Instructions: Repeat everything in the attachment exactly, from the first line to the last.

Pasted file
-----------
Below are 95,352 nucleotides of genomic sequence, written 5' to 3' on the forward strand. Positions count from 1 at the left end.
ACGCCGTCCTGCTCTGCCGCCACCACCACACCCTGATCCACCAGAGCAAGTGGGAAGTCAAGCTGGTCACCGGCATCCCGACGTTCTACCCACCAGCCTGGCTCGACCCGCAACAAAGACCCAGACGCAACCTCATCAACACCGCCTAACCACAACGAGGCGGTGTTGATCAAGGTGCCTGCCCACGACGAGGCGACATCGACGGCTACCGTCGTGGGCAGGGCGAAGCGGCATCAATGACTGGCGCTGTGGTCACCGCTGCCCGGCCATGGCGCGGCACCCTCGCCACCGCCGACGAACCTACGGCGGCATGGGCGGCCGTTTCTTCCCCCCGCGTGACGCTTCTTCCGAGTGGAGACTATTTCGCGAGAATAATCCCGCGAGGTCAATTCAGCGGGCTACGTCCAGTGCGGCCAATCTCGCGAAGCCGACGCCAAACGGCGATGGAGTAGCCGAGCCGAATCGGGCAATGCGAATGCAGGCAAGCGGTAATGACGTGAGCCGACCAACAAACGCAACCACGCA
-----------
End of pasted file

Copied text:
Below are 95,352 nucleotides of genomic sequence, written 5' to 3' on the forward strand. Positions count from 1 at the left end.
ACGCCGTCCTGCTCTGCCGCCACCACCACACCCTGATCCACCAGAGCAAGTGGGAAGTCAAGCTGGTCACCGGCATCCCGACGTTCTACCCACCAGCCTGGCTCGACCCGCAACAAAGACCCAGACGCAACCTCATCAACACCGCCTAACCACAACGAGGCGGTGTTGATCAAGGTGCCTGCCCACGACGAGGCGACATCGACGGCTACCGTCGTGGGCAGGGCGAAGCGGCATCAATGACTGGCGCTGTGGTCACCGCTGCCCGGCCATGGCGCGGCACCCTCGCCACCGCCGACGAACCTACGGCGGCATGGGCGGCCGTTTCTTCCCCCCGCGTGACGCTTCTTCCGAGTGGAGACTATTTCGCGAGAATAATCCCGCGAGGTCAATTCAGCGGGCTACGTCCAGTGCGGCCAATCTCGCGAAGCCGACGCCAAACGGCGATGGAGTAGCCGAGCCGAATCGGGCAATGCGAATGCAGGCAAGCGGTAATGACGTGAGCCGACCAACAAACGCAACCACGCA